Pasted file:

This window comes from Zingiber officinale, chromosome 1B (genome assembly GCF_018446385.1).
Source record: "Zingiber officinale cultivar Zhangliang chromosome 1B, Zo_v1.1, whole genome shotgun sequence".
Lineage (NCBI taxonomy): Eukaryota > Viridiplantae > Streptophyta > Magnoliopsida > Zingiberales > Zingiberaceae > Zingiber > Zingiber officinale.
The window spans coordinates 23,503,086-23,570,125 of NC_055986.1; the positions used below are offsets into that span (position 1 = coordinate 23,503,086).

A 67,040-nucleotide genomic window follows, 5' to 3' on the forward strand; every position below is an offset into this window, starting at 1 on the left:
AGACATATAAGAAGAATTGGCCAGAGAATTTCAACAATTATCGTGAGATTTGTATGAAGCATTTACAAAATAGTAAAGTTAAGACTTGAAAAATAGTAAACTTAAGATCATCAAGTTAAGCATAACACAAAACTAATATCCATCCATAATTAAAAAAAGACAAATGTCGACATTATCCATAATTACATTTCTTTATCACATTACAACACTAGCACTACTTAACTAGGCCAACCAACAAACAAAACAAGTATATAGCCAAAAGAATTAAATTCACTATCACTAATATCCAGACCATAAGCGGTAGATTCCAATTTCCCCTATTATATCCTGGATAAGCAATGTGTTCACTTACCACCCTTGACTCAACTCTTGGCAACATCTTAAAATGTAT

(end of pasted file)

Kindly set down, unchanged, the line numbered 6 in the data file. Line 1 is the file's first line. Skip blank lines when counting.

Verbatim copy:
AGACATATAAGAAGAATTGGCCAGAGAATTTCAACAATTATCGTGAGATTTGTATGAAGCATTTACAAAATAGTAAAGTTAAGACTTGAAAAATAGTAAACTTAAGATCATCAAGTTAAGCATAACACAAAACTAATATCCATCCATAATTAAAAAAAGACAAATGTCGACATTATCCATAATTACATTTCTTTATCACATTACAACACTAGCACTACTTAACTAGGCCAACCAACAAACAAAACAAGTATATAGCCAAAAGAATTAAATTCACTATCACTAATATCCAGACCATAAGCGGTAGATTCCAATTTCCCCTATTATATCCTGGATAAGCAATGTGTTCACTTACCACCCTTGACTCAACTCTTGGCAACATCTTAAAATGTAT